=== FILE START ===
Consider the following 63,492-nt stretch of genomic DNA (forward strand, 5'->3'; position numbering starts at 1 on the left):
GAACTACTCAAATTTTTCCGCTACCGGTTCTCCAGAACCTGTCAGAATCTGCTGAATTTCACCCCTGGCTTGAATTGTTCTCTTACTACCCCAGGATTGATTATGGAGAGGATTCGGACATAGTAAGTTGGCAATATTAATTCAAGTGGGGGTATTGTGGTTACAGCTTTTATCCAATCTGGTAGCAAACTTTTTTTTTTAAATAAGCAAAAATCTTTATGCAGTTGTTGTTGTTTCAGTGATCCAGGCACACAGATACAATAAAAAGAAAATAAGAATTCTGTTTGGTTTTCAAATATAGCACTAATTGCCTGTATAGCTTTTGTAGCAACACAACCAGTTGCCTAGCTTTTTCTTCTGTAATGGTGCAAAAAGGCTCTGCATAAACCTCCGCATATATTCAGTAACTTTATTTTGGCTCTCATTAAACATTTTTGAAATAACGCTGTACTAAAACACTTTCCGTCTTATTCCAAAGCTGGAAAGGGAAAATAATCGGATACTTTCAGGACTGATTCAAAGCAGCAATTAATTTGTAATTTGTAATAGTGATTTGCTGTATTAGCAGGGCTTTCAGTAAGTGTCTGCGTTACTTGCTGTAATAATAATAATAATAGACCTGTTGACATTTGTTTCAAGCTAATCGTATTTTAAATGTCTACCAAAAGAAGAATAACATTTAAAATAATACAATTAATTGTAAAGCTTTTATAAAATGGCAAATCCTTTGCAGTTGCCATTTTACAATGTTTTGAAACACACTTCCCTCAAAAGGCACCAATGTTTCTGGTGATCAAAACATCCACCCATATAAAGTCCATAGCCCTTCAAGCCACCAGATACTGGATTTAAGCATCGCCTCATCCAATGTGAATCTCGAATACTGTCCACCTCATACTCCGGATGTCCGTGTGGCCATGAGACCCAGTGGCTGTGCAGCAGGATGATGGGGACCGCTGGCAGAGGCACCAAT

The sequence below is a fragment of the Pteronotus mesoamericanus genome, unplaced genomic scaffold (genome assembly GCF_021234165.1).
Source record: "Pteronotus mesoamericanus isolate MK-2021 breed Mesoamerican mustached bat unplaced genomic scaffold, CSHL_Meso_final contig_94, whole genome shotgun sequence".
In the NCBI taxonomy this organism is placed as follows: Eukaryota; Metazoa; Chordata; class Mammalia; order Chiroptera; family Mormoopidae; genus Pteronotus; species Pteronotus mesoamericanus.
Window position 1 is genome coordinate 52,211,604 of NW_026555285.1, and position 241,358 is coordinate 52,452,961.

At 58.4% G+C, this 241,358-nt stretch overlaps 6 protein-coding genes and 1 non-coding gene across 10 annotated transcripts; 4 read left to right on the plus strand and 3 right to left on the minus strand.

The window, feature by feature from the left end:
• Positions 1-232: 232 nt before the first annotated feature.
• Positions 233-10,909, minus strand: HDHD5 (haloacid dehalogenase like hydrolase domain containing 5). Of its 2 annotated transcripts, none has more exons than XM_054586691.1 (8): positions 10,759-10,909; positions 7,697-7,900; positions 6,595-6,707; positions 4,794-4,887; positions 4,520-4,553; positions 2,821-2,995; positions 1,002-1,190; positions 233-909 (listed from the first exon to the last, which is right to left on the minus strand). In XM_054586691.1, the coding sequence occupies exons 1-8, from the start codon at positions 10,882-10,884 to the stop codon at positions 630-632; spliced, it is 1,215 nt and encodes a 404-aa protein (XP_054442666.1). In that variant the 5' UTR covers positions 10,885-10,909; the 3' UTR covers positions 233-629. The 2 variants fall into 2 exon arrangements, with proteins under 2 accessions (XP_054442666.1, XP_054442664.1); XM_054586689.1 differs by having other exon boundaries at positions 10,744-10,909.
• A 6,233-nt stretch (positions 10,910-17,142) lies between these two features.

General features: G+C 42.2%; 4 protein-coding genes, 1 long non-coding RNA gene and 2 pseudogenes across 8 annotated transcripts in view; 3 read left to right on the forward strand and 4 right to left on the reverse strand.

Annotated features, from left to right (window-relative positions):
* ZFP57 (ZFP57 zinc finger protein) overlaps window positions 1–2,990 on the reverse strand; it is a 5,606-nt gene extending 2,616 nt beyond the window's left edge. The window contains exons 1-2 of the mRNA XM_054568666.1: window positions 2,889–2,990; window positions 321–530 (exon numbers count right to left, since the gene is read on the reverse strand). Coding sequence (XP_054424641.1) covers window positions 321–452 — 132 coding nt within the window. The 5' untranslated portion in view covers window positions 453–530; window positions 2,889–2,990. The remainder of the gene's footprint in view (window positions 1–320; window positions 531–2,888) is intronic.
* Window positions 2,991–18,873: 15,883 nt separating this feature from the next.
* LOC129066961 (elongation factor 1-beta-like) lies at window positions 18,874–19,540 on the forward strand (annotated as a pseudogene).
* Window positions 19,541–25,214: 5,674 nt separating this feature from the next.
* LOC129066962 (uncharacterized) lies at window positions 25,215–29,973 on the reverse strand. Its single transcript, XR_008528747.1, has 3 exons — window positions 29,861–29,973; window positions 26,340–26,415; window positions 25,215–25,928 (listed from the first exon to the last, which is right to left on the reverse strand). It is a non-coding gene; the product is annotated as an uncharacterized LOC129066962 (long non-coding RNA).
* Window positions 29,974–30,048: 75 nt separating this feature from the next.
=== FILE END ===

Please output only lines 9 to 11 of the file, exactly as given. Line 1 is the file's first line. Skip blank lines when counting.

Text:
• Positions 1-232: 232 nt before the first annotated feature.
• Positions 233-10,909, minus strand: HDHD5 (haloacid dehalogenase like hydrolase domain containing 5). Of its 2 annotated transcripts, none has more exons than XM_054586691.1 (8): positions 10,759-10,909; positions 7,697-7,900; positions 6,595-6,707; positions 4,794-4,887; positions 4,520-4,553; positions 2,821-2,995; positions 1,002-1,190; positions 233-909 (listed from the first exon to the last, which is right to left on the minus strand). In XM_054586691.1, the coding sequence occupies exons 1-8, from the start codon at positions 10,882-10,884 to the stop codon at positions 630-632; spliced, it is 1,215 nt and encodes a 404-aa protein (XP_054442666.1). In that variant the 5' UTR covers positions 10,885-10,909; the 3' UTR covers positions 233-629. The 2 variants fall into 2 exon arrangements, with proteins under 2 accessions (XP_054442666.1, XP_054442664.1); XM_054586689.1 differs by having other exon boundaries at positions 10,744-10,909.
• A 6,233-nt stretch (positions 10,910-17,142) lies between these two features.